The Order of Malta’s guiding force
The Order of Malta has been a religious order since 1113, the year it was recognised by Pope Paschal II. As a religious order, it is linked to the Holy See, but at the same time it is independent as a sovereign subject of international law.
In this respect the religious character of the Order of Malta coexists with its full sovereignty. The Grand Master is at the same time head of a sovereign entity and head of a religious order. In this second capacity the Holy Roman Church gives him the rank of cardinal.
The Order of Malta is a lay religious order according to Canon Law, where some of its members are religious – they have professed the three vows of poverty, chastity, and obedience – and others have taken a special promise of obedience, pledging to follow Christian principles more profoundly while living in society.
The great majority of the knights and dames are lay members. The Grand Master of the Order of Malta is elected from among the Professed Knights of Perpetual Vows.
The eight-pointed cross which symbolises the Order represents the eight Beatitudes and is thus a visual memento of its spirituality.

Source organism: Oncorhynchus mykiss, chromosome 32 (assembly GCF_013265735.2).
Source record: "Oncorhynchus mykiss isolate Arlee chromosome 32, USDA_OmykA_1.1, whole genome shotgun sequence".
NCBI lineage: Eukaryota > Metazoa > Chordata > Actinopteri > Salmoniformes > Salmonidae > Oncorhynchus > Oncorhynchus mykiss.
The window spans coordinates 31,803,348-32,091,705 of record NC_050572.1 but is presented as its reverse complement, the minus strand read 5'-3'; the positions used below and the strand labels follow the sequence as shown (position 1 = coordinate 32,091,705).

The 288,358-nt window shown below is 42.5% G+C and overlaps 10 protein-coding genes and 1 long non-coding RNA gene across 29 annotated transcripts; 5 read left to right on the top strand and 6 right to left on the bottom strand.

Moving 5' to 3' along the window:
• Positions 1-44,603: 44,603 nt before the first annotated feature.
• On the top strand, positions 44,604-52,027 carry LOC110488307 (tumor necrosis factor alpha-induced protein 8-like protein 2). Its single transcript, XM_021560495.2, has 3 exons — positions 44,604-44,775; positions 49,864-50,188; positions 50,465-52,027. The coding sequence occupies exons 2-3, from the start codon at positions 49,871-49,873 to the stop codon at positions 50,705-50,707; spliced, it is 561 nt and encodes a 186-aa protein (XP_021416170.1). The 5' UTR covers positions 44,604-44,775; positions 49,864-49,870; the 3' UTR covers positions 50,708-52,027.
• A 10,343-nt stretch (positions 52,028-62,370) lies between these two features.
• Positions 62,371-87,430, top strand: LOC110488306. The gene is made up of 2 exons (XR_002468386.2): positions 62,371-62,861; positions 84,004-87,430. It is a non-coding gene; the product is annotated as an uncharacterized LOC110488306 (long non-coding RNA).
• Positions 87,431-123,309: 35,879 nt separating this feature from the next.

According to the Constitution, members of the Order of Malta are required to maintain exemplary Christian behaviour in their private and public life, contributing to the maintenance of the Order’s traditions.
The Pope appoints a Cardinal as his representative to the Order of Malta, the Cardinalis Patronus, whose duty it is to promote the spiritual interests of the Order and of its members and to maintain relations with the Holy See.
The Pope also appoints the Prelate of the Order of Malta from the three candidates proposed by the Grand Master. The Prelate is the ecclesiastic superior of the Order’s clergy.
The Order of Malta remains true to its inspiring principles: witnessing the Faith and service to the suffering. Its members share the same vocation and strive together for solidarity, justice and peace, based on the teaching of the Gospels and in the closest communion with the Holy See. They are involved in active and dynamic charity supported by prayer.